It is almost unfair how biased the whole contraceptive department seems, considering the options for each of the sexes. While women have the pill, diaphragm, vaginal rings and even intra-uterine devices, for men there are just condoms or vasectomy.
But worry not; the first male contraceptive gel that one can just "rub on like a lotion" to reduce sperm count is all set to be tested on men. The gel which has been through more than just a decade of research is finally to be carried out for a trial in April.
The method involves rubbing the gel on the arms and shoulders every day and has already shown to be effective in an initial six-month study. Eighty-nine percent of these men also showed sperm count reduced to less than one million sperm per millilitre, comparable to 'very low pregnancy rates'.
For 78 per cent of men, there was complete absence of sperm production.
But the experiment involved two types of gels to be applied to different parts of the body, so now they are to be combined into one product. The trial on the single gel will run for about for years and will be the largest effort related to hormonal birth control, when it comes to men.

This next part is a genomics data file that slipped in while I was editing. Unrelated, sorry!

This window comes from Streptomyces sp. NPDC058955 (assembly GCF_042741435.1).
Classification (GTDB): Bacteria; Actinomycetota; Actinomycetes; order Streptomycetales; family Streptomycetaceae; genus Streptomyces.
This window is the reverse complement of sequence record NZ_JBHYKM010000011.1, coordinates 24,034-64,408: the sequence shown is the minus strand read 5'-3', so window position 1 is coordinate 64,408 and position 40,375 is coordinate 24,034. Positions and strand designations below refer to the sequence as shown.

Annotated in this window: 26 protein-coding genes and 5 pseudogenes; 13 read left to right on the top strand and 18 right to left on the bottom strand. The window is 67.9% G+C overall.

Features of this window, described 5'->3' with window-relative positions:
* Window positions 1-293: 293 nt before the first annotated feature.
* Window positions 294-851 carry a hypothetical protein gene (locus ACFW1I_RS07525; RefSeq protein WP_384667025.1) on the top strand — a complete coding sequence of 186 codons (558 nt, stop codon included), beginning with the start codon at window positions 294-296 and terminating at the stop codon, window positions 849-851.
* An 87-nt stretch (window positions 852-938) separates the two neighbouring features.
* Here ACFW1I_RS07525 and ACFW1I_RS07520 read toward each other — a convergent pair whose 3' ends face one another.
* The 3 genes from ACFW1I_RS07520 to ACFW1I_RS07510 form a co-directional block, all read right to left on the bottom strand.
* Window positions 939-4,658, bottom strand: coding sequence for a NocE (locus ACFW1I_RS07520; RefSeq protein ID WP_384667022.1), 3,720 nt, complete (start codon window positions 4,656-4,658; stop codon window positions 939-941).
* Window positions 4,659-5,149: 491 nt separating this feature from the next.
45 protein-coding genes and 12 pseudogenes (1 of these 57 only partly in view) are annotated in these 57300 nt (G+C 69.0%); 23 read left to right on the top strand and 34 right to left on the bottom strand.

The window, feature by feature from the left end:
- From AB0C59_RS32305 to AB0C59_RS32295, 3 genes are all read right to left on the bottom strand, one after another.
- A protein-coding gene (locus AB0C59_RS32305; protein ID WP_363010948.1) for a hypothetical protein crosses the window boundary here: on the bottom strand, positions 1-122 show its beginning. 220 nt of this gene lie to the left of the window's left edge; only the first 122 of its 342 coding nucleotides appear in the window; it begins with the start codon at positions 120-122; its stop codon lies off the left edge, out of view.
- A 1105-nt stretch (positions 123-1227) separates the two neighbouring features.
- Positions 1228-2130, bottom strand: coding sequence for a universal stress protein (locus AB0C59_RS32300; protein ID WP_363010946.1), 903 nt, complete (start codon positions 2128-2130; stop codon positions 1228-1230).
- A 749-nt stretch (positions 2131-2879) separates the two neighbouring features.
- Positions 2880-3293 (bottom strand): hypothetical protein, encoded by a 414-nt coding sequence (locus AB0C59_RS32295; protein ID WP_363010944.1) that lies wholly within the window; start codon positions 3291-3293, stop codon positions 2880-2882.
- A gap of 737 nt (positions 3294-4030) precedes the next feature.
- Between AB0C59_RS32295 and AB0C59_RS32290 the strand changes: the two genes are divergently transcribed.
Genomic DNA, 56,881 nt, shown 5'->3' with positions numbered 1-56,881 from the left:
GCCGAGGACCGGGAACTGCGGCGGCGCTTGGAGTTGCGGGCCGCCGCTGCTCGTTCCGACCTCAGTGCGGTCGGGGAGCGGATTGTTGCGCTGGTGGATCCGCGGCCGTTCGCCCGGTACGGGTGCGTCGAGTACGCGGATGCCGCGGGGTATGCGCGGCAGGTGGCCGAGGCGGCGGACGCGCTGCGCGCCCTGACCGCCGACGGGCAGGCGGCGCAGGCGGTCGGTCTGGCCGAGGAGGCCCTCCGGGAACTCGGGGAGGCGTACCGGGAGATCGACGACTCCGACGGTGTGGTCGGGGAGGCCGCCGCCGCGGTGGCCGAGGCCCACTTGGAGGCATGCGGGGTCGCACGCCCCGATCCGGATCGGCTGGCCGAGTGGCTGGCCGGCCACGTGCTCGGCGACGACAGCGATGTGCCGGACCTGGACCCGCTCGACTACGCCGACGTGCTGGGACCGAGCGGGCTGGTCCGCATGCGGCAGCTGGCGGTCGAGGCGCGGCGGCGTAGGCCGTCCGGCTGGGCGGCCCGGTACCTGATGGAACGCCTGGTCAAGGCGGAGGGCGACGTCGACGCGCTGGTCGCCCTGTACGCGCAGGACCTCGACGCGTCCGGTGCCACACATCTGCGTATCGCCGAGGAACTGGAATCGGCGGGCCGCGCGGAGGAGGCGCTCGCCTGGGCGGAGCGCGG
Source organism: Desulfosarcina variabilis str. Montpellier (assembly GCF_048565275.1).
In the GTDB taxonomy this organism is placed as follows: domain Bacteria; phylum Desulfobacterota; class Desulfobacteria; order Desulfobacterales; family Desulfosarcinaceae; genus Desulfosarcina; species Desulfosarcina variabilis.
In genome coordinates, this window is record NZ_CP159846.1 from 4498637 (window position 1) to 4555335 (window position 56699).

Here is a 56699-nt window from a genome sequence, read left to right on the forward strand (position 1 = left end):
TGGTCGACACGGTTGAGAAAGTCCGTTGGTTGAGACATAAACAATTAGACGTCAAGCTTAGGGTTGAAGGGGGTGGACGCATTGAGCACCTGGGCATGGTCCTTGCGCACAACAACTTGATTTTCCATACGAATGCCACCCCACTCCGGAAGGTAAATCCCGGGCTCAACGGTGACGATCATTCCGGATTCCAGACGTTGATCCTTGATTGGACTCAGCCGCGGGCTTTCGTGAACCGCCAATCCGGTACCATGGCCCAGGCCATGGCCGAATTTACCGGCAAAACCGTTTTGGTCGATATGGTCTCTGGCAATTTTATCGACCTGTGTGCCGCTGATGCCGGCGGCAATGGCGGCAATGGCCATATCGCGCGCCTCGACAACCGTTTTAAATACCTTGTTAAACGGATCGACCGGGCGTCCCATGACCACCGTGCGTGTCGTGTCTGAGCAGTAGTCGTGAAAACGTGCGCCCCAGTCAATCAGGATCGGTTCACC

The gel's effectiveness is boosted when combined with a progestin called Nesterone. Prosgestin is primarily responsible for stopping enough production of testosterone that is required to produce normal levels of sperm. Additional benefits of Nesterone includes no side effects, like acne.
For this study, more than 400 couples from the US, UK, Italy, Sweden, Chile, and Kenya will participate. "It's not a lot of effort. It's just remembering to use it every day," Diana Blithe, program director for contraception development at the National Institute of Child Health and Human Development, part of the National Institutes of Health, told MIT Technology Review.
Having the ability to suppress sperm production for 72 hours, even if men forget to apply the gel, "there is a bit of forgiveness," according to researchers.
Initially, men have to use the gel for at least four months, while their female counterparts take some form of contraception. Their sperm count will be monitored and once it's low enough, the women will be safe to go off their birth control.
The couples will then use the contraceptive gel as their only form of birth control for a year.
Another trial is currently on. To ensure any stray gel rubbing onto a partner doesn't cause any side-effects. However, even if the trial is successful, Blithe believes, it will be likely more than several years before the contraceptive gel is available to the public.